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I'm an engineer with experience in applied cryptography, in particular in Smart Card systems.


4m
revised RSA CRT modulo reduction
Clarify
18h
answered Is equal length of primes in Paillier cryptosystem is mandate for security reasons?
22h
comment Public key encryption without ciphertext expansion
By a counting argument, strictly non-expanding public-key encryption is bound to be deterministic, hence vulnerable to verification of a successful guess of the plaintext. So at least, it is not applicable to encryption of small or otherwise guessable fields, such as gender, or first name. For the rest, follow Ricky Demer's link.
22h
comment About the Algebraic Normal Form (ANF) of S-Box in DES
KP stands for Known Plaintext(/Ciphertext pairs); the more are available to an attacker, the easier are the attacks. $\;$ XL is eXtended Linearization as discussed here. $\;$ XLS stands for eXtended Sparse Linearization. $\;$ I can't discuss these in a comment about a largely unrelated question.
1d
revised RSA CRT modulo reduction
Better reference to fault injection
1d
revised RSA CRT modulo reduction
Mention the special case when p divides x
1d
answered RSA CRT modulo reduction
1d
comment What are these twist attacks with cost $2^{58.4}$ on NIST P-224 curve, and when do they apply?
@Ruggero: I have added reference to your question, and quote that I interpret as suggesting the attack(s) do not apply to protocols doing straight ECDH; I'm seeking clarification of this.
1d
revised What are these twist attacks with cost $2^{58.4}$ on NIST P-224 curve, and when do they apply?
Add a quote
1d
revised What are these twist attacks with cost $2^{58.4}$ on NIST P-224 curve, and when do they apply?
Mention related question
1d
revised What are these twist attacks with cost $2^{58.4}$ on NIST P-224 curve, and when do they apply?
edited title
1d
asked What are these twist attacks with cost $2^{58.4}$ on NIST P-224 curve, and when do they apply?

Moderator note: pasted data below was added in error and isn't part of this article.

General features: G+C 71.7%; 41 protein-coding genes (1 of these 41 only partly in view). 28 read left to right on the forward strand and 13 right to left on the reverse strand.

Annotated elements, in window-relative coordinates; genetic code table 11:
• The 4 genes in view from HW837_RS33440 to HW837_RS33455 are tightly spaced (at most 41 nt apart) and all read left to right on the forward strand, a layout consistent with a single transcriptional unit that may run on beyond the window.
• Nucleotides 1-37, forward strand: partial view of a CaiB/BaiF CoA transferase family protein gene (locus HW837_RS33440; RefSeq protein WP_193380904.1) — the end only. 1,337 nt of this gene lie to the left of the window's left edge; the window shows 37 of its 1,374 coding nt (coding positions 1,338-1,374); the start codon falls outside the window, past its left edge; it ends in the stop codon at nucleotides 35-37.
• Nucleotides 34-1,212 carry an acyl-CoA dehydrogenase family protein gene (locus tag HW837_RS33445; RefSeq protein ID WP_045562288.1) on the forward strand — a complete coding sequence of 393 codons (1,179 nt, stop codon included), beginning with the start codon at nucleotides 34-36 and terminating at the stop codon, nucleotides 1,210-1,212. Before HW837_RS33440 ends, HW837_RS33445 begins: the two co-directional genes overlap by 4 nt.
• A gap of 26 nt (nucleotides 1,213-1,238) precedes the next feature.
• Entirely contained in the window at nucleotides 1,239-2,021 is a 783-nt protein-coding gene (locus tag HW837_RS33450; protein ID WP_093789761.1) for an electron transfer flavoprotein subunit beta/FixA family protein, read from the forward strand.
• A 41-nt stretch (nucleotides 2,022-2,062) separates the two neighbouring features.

1d
comment About the Algebraic Normal Form (ANF) of S-Box in DES
If you are interested in most compact algebraic representations of DES S-boxes (which is not stated in the question, and why I made a comment rather than an answer), the best result is reportedly in the source code of john-the-ripper, I believe buried in the macros S1..S8 in john-1.8.0.tar.gz.tar file src/x86-64.S.
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revised About the Algebraic Normal Form (ANF) of S-Box in DES
fix typo
1d
comment About the Algebraic Normal Form (ANF) of S-Box in DES
Compact representation of DES S-boxes indeed has been studied, starting (AFAIK) with Eli Biham's A fast new DES implementation in software (1997, in proceedings of the fourth FSE conference). See also Matthew Kwan's website and paper Reducing the Gate Count of Bitslice DES (2000, IACR eprint archive). I can't tell how the form in the question ranks.
1d
revised About the Algebraic Normal Form (ANF) of S-Box in DES
Texify
2d
comment Interpretation of the results of NIST (p)NRG suite
As explained in the answer, the test passed. However, be aware that this is not a good indication (much less proof) that the (p)RNG tested is cryptographically strong; nor that it is correctly implemented. These tests can (only) catch some grossly inadequate RNGs, some implementations errors (hardware or software), and (normal) imperfections in TRNGs. For an illustration of why your three p-values of 0.025, 0.027, and 0.029 are not alarming, there's an obligatory XKCD.
2d
comment Cryptographic Dilemma
Any relation with the "Foundations-of-hashing dilemma", a term used by Phillip Rogaway in Formalizing Human Ignorance: Collision-Resistant Hashing without the Keys (in proceedings of VietCrypt 2006, revised and free version here)?
2d
comment Why cbc-mac is a secure mac with psudo-random but not random IV?
In the first sentence of the question: $\;$ a) is Pseudo-Random Function taken as public member of a PRFF in its standard meaning? $\;$ b) What is the input of the PRF, and is it known to / chosen by the adversary? $\;$ c) is the output of the PRF the IV of a CBC-MAC variant?
Oct
27
comment RSA CRT modulo reduction
What you wrote in comment is true, but does not satisfactorily answer your question. Fermat's Little Theorem goes a long way towards that; use it to prove that $\forall x\not\equiv0\pmod p, x^d\equiv x^{d_p}\pmod p$. $\;$ Also, notice that you do not HAVE to compute $d_p$ and $d_q$ the way you do; $d_p=d_q=d$ will also work, albeit with much less savings compared to regular modular exponentiation.